Trent Wiltshire, Domain, Hold: "The RBA has shifted to a more dovish stance but are not willing to cut until they see a weaker labour market."
Jacqueline Dearle, Mortgage Choice, Hold: "Borrowers hoping for a rate cut on April 2nd will be disappointed, with the Reserve Bank of Australia unlikely to shift the official cash rate that's been anchored at 1.5% since 2016. Despite unemployment remaining low, wages remain low and there has been subdued growth in the Australian economy. In addition, we are now experiencing a "per-capita" recession for the first time in 13 years which may prolong soft household spending. These economic factors, plus a decline in dwelling investment driven by the tightened lending environment will also be weighing on RBA decision making."
David Robertson, Bendigo and Adelaide Bank, Hold: "Not enough evidence yet of the need to add monetary policy stimulus, however pressure for RBA rate cuts may increase in the H2 as the global economy slows."
Sean Langcake, BIS Oxford Economics, Hold: "Monetary policy remains very accommodative. Domestically, there has been very little new data in the last month, and none would cause the Bank to change its course."
Tim Nelson, Griffith University, Hold: "No material change in conditions since last meeting."
Malcolm Wood, Bank of America Merrill Lynch, Hold: "Growth indicators moderating and inflation below target band."
John Caelli, ME Bank, Hold: "The Reserve Bank is likely to hold rates for the near future. Despite slowing growth, a recent fall in unemployment numbers provides the RBA more time to assess the data before deciding if a rate cut is necessary."
Leanne Pilkington, Laing+Simmons, Hold: "There's still no trigger significant enough to warrant an adjustment to the cash rate at this time. Labor's proposed changes to negative gearing and CGT have the potential to impact the market considerably so we see the RBA leaving rates steady at least until the Federal election result is decided."
Brian Parker, Sunsuper, Hold: "RBA will probably wait for more labour market data before deciding whether to ease or not."
Nerida Conisbee, REA Group, Hold: "While the likelihood of a cut is increasing, this month is still too early. If economic data continues to deteriorate, then we will likely see movement in the second half of the year."
Michael Witts, ING, Hold: "Ahead of the Budget there is no need for the RBA to take action. In addition the labour market remains strong."
Janu Chan, St. George Bank, Hold: "The growth outlook is looking increasingly weaker than what the RBA had forecast. However, the labour market is a key focus for the RBA. While it continues to show strength, the RBA would seem reluctant to lower rates."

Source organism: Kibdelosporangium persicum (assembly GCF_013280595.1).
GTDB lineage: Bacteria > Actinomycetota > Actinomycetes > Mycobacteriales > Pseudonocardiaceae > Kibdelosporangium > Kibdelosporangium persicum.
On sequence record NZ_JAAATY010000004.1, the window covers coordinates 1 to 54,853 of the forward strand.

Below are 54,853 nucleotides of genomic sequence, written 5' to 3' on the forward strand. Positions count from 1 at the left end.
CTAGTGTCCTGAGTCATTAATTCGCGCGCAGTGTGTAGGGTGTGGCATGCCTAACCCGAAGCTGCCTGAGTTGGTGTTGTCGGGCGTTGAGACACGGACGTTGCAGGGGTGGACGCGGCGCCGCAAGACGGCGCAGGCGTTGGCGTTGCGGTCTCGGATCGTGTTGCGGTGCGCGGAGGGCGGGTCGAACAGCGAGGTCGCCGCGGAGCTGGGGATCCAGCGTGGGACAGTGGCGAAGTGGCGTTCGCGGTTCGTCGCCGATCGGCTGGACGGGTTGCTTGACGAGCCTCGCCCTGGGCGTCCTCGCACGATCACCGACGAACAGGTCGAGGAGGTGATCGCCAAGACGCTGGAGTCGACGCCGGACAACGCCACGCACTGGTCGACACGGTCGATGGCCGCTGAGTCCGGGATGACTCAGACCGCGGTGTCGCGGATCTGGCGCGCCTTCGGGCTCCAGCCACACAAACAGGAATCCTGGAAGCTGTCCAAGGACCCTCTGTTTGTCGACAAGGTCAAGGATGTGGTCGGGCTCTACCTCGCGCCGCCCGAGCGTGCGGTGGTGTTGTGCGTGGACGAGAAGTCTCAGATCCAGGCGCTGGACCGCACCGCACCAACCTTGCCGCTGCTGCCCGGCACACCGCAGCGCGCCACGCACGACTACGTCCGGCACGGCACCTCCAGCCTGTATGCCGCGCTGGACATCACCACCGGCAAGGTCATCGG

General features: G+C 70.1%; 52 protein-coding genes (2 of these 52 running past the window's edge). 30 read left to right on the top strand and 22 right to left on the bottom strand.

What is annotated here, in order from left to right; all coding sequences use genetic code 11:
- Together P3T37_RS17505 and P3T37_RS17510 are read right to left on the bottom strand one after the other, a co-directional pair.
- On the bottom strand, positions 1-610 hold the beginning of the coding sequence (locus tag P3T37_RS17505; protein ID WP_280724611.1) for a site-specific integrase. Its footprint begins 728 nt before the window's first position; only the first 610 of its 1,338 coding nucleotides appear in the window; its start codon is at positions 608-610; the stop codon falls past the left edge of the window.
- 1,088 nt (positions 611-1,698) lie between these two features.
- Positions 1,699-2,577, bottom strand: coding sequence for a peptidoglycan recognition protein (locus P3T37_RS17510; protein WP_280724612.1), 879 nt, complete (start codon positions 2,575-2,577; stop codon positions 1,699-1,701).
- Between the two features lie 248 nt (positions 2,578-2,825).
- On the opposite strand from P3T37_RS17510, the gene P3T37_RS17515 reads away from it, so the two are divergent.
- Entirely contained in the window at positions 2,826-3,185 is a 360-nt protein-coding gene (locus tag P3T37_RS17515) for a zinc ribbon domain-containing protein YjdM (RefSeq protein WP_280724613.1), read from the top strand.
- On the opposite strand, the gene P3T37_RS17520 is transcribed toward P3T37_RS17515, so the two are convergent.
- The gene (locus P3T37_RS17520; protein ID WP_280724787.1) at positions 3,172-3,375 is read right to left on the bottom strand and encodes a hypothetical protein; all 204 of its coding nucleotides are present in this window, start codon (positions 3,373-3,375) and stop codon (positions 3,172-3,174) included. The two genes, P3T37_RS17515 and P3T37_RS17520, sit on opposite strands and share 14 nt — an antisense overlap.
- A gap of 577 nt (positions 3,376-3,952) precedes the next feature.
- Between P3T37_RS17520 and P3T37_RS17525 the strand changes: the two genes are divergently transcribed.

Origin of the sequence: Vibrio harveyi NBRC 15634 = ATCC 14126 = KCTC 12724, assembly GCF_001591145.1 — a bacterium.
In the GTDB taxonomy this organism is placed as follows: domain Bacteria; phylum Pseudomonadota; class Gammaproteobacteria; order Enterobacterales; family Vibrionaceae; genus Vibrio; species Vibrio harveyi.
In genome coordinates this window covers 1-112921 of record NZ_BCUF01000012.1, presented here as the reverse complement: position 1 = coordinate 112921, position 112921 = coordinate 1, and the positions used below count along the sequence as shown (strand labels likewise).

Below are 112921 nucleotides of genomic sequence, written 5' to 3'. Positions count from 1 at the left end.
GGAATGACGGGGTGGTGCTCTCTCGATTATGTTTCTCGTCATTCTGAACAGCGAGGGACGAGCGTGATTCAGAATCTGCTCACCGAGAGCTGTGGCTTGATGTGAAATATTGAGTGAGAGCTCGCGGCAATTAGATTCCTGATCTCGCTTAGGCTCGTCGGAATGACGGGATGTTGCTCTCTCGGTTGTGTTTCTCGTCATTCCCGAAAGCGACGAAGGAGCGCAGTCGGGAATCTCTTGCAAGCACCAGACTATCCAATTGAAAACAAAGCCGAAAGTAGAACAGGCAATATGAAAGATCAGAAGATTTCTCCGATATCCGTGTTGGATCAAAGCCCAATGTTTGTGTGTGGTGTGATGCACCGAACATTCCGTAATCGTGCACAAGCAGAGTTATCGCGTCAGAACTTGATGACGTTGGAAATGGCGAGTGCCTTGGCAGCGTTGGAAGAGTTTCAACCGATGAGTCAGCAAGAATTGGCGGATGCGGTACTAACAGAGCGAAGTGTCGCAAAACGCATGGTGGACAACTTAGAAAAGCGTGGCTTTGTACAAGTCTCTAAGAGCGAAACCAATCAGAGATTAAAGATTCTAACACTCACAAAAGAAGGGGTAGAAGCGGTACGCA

Tim Reardon, Housing Industry Association, Hold: "Unemployment – which the RBA has made clear is crucial to their decision-making – remains low."
Jonathan Chancellor, Property Observer, Hold: "The RBA won't be rushed into their next move."
Nicholas Gruen, Lateral Economics, Hold: "Because the economy has stalled, they really should cut, but they are flying by the seat of their pants so can't really decide what to do."
Shane Oliver, AMP Capital, Hold: "While the threat to growth and inflation from the housing downturn (via reduced construction activity and negative wealth effects) is such that the RBA should (and might) cut interest rates on Tuesday in order to get in before unemployment starts rising the most likely scenario is that they will continue to hold. The RBA probably needs to see more evidence that the slowdown seen in the second half last year is not just temporary, that consumer spending is under serious threat and that this will drive higher unemployment and lower for longer inflation. It will probably also want to see what sort of fiscal stimulus comes out of the budget and the Federal election outcome. So rate cuts are probably still several months off."
Noel Whittaker, QUT, Hold: "Because lowering rates would not solve anything."
Mathew Tiller, LJ Hooker, Hold: "Despite a slight softening, the economy is in relatively good shape, as evidenced by falling unemployment rates, this will see the RBA hold the cash rate steady this month."
Michael Yardney, Metropole Property Strategists, Hold: "While a drop in interest rates would help increase consumer confidence at a time when falling house prices is affecting confidence and spending, the Reserve Bank will be pleased that Australia's unemployment rate has hit an eight-year low, giving it more breathing room and the ability to hold off on cutting interest rates."
Alison Booth, ANU, Hold: "Economic fundamentals don't justify a change."
Alan Oster, NAB, Hold: "Still looking to sort out the different signals from the labour market and activity (e.g. GDP and NAB Survey)."
Peter Haller, Heritage Bank, Hold: "Employment growth is sufficient to offset fears the RBA may have related to falling property prices "
John Hewson, ANU, Hold: "Still waiting for more data on weakening economy against latest unemployment number."
Debra Landgrebe, Gateway Bank, Hold: "They have indicated a neutral bias, and we need to see further deterioration or slowing of growth to see them shift to an easing bias."
Andrew Reeve-Parker, NW Advice Pty Limited, Hold: "Economic data doesn't require immediate adjustment of rates."
Other participants: Bill Evans, Westpac; Ben Udy, Capital Economics.